Housing Works Bookstore and Café: Where Public and Private Coexist

Photo of Housing Works Café and Bookstore: Photo By Jamie Toto

Tucked away on Crosby Street in the SoHo neighborhood of Manhattan is one of Housing Work’s properties, a unique space that serves a multitude of purposes, but is predominantly a bookstore for used items, and a café. This space has the astonishing ability to be considered public and private at the same time – characteristics developed by Michael Warner in his book Publics and Counterpublics. This bookstore and café can be seen as public when it is a bookstore, but private when the space is rented out for events such as weddings and benefit shows.

In order to fully comprehend how this is possible, a trip to this bookstore is warranted. Entering the bookstore, one is first greeted by the comforting smell of books and the welcoming sight of smiling volunteers. One of those volunteers, who can be found sorting through the mass of donated books that fills the store, is Natasha. A recent addition to the bookstore, Natasha is one of the many volunteers who is more than willing to boast about the work and mission that Housing Works, and this bookstore, stands for, in addition to the roles they play towards the function of the space.

According to Natasha, Housing Works is an organization that was founded in New York City during the 1990’s and functions to serve the tens of thousands of homeless men, women, and children in New York City with HIV and AIDS. She explained that Housing Works owns multiple thrift shops which are spread around the city, but only one bookstore. What is interesting about this bookstore, she went on to say, is that the majority of the people that work in the space are volunteers who were all attracted to the uniqueness of this space.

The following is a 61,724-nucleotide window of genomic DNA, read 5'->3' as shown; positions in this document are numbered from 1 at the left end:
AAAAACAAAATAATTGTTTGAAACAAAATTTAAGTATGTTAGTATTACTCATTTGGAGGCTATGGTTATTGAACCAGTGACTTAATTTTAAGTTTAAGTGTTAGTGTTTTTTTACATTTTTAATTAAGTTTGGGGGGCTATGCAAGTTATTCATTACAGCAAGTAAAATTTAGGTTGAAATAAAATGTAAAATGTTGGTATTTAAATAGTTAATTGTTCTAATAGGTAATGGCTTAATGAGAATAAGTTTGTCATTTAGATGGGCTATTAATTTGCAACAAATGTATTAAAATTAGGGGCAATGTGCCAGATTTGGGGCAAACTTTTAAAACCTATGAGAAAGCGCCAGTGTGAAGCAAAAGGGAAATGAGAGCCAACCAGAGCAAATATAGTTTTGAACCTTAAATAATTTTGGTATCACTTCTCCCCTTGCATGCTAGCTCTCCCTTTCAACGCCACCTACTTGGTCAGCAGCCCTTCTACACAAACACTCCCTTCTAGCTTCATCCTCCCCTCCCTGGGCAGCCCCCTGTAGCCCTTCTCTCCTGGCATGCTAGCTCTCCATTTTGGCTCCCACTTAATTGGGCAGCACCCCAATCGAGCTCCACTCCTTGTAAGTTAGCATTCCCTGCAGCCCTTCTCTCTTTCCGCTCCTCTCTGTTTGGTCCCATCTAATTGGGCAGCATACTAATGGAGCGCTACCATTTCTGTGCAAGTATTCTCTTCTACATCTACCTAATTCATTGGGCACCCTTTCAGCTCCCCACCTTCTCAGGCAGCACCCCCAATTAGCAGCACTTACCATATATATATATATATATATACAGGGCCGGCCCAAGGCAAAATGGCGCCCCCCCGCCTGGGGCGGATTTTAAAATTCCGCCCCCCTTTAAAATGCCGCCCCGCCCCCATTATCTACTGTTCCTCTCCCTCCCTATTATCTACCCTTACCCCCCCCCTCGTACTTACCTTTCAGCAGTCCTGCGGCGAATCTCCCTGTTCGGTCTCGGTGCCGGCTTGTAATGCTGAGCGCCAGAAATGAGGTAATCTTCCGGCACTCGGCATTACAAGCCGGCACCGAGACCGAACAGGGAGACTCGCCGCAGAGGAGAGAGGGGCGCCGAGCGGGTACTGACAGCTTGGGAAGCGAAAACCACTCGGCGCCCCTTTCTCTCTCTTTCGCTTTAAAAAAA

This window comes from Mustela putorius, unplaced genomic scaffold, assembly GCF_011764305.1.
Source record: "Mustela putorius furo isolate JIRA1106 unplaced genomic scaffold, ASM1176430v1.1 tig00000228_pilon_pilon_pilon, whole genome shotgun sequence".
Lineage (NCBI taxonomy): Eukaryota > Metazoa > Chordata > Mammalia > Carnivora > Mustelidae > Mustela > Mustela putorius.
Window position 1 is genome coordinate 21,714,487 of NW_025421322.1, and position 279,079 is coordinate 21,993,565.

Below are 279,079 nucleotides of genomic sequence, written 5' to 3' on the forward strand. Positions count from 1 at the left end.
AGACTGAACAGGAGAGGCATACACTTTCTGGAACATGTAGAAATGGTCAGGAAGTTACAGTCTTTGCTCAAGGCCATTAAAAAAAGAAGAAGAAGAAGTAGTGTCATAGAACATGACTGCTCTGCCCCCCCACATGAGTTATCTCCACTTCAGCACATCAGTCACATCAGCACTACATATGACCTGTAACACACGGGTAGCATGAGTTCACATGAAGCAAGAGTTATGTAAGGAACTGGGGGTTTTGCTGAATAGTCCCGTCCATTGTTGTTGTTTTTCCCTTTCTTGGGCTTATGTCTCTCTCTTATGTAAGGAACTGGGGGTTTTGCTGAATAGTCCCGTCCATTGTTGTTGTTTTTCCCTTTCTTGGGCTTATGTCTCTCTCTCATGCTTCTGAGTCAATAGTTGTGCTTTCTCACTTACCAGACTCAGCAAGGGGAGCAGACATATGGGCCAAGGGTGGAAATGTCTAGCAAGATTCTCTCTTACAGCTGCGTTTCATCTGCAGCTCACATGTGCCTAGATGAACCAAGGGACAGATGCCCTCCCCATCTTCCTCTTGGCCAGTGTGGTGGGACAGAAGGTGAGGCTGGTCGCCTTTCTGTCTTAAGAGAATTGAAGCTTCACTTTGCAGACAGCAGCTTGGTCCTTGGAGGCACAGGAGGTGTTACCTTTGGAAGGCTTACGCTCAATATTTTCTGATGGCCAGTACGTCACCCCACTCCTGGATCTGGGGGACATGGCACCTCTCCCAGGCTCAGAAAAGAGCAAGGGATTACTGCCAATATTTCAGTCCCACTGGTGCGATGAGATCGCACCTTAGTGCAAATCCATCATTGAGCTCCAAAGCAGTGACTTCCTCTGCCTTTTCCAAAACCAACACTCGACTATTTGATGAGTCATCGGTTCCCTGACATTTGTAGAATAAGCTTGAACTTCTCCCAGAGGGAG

For Natasha, she became involved after being a devoted customer. Her love of the space, books, and the opportunity to promote the mission of Housing Works drove her to find out how she could personally be a part of this bookstore. This mission, which is proudly painted onto the wall above a bookcase in the café section, is the main reason that many of the volunteers devote their time.

The Housing Works’ mission statement, painted onto the wall of the Café: Photo by Jamie Toto

The mission reads, “Our mission is to end the dual crises of homelessness and AIDS through relentless advocacy, the provision of lifesaving services, and entrepreneurial businesses that sustain our efforts.” This statement fully embodies exactly what the volunteers, bookstore, and Housing Works aim to do with this space. It is made possible by the sometimes public, sometimes private nature of the space.

After hearing about the mission of the space, it is incredible to realize how all the money that is made at the bookstore goes towards the Housing Works organization itself. The large monetary donations that are raised by selling the donated books, along with the work from the volunteer staff, makes this possible. All of this money is then able to go to the many services that Housing Works provides, such as medical and dental care, behavioral counseling, personal healthcare management workshops, emotional supportive services, and housing resources (www.housingworks.org).